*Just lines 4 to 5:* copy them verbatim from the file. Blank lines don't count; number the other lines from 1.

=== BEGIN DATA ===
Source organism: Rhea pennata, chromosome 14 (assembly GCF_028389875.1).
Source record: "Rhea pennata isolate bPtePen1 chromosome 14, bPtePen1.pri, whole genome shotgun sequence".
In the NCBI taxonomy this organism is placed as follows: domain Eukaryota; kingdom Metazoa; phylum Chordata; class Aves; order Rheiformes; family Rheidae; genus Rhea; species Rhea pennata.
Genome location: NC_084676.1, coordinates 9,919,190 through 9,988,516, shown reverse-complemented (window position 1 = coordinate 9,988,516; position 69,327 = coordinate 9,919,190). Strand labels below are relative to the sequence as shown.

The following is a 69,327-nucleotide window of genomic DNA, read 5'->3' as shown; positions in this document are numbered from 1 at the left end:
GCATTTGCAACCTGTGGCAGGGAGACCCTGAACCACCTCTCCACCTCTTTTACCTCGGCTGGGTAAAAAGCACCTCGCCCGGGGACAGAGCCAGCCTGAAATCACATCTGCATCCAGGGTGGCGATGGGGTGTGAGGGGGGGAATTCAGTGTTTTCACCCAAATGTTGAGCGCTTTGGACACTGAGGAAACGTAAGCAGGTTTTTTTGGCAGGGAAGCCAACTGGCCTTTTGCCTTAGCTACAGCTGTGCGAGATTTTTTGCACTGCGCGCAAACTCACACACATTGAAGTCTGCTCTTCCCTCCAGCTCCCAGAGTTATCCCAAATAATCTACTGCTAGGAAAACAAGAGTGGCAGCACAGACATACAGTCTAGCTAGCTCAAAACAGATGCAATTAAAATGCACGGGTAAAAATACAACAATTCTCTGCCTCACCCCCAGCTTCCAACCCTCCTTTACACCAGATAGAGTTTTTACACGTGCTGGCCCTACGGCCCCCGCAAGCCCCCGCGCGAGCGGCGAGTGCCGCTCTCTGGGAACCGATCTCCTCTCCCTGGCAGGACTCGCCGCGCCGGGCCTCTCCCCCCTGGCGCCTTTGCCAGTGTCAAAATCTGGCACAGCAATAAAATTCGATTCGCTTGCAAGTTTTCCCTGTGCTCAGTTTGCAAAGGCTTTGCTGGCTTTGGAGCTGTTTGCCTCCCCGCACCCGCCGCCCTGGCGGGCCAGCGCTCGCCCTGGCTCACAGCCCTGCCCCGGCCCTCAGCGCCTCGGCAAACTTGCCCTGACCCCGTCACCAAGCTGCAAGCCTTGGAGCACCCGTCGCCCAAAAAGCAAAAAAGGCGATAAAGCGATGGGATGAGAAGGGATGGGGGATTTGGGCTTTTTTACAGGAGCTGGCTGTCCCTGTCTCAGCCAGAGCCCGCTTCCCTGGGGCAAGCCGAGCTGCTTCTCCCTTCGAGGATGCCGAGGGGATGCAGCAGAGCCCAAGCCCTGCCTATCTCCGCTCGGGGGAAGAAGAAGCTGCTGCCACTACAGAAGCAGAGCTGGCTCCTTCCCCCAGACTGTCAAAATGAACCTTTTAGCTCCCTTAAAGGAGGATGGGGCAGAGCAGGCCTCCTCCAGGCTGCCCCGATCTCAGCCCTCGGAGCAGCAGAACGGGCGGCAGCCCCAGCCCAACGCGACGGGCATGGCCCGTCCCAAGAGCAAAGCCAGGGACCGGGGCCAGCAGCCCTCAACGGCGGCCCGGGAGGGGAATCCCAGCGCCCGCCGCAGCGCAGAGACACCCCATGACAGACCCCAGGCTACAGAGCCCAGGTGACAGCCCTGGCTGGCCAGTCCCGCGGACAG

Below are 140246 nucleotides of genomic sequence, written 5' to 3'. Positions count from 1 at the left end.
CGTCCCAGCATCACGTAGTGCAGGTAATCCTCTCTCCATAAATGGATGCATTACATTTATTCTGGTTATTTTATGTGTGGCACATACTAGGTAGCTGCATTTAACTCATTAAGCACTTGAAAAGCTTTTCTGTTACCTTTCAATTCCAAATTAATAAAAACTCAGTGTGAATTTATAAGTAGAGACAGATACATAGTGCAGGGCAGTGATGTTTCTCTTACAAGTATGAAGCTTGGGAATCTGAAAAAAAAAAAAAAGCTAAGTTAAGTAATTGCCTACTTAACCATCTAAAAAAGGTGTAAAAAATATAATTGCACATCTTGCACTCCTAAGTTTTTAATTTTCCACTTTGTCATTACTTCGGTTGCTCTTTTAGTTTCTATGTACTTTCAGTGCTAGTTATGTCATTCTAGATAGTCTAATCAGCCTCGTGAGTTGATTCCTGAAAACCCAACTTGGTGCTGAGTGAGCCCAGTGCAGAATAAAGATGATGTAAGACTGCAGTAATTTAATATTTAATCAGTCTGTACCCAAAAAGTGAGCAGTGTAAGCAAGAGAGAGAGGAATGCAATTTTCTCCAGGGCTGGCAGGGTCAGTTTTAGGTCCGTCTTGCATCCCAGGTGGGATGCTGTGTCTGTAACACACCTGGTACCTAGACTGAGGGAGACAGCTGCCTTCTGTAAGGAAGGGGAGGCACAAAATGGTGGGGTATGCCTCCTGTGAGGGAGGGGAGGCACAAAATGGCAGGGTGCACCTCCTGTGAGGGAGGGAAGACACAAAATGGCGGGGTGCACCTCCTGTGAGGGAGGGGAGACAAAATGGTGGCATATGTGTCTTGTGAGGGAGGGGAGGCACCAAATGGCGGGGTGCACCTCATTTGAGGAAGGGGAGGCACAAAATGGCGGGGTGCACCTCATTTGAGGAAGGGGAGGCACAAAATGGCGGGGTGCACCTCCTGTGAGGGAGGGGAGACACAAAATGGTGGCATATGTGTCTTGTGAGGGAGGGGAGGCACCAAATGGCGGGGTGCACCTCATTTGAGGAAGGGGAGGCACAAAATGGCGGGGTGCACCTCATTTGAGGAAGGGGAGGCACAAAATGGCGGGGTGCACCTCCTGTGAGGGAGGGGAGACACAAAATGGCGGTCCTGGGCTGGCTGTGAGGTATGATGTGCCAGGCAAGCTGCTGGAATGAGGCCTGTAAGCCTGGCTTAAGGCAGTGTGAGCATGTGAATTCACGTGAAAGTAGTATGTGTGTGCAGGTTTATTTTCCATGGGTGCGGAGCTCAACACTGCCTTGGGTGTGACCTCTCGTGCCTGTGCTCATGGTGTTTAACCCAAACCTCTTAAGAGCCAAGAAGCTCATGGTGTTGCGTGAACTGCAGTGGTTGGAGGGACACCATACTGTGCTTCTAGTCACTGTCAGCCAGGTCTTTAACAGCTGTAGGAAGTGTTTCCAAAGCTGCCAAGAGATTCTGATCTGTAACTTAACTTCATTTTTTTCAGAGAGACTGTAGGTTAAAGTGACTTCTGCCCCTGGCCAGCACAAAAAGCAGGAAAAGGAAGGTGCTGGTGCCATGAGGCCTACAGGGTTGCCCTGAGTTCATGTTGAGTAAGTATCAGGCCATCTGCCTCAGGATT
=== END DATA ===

Genome location: NC_084676.1, coordinates 9,919,190 through 9,988,516, shown reverse-complemented (window position 1 = coordinate 9,988,516; position 69,327 = coordinate 9,919,190). Strand labels below are relative to the sequence as shown.

The following is a 69,327-nucleotide window of genomic DNA, read 5'->3' as shown; positions in this document are numbered from 1 at the left end: